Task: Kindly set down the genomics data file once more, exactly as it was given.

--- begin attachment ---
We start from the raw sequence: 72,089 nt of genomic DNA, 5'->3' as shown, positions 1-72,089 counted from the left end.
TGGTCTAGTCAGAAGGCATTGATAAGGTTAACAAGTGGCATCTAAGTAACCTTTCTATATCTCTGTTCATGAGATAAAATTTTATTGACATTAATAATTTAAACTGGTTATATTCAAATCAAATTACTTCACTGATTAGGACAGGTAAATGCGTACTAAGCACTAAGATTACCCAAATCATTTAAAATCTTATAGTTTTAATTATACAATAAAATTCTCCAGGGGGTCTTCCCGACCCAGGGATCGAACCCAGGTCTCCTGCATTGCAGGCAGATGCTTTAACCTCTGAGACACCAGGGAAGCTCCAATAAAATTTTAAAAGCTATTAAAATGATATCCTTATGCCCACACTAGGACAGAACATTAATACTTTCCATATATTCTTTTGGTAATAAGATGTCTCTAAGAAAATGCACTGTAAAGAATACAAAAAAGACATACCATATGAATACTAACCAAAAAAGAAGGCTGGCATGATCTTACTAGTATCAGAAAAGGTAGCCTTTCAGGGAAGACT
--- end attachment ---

We start from the raw sequence: 72,089 nt of genomic DNA, 5'->3' as shown, positions 1-72,089 counted from the left end.
TGGTCTAGTCAGAAGGCATTGATAAGGTTAACAAGTGGCATCTAAGTAACCTTTCTATATCTCTGTTCATGAGATAAAATTTTATTGACATTAATAATTTAAACTGGTTATATTCAAATCAAATTACTTCACTGATTAGGACAGGTAAATGCGTACTAAGCACTAAGATTACCCAAATCATTTAAAATCTTATAGTTTTAATTATACAATAAAATTCTCCAGGGGGTCTTCCCGACCCAGGGATCGAACCCAGGTCTCCTGCATTGCAGGCAGATGCTTTAACCTCTGAGACACCAGGGAAGCTCCAATAAAATTTTAAAAGCTATTAAAATGATATCCTTATGCCCACACTAGGACAGAACATTAATACTTTCCATATATTCTTTTGGTAATAAGATGTCTCTAAGAAAATGCACTGTAAAGAATACAAAAAAGACATACCATATGAATACTAACCAAAAAAGAAGGCTGGCATGATCTTACTAGTATCAGAAAAGGTAGCCTTTCAGGGAAGACT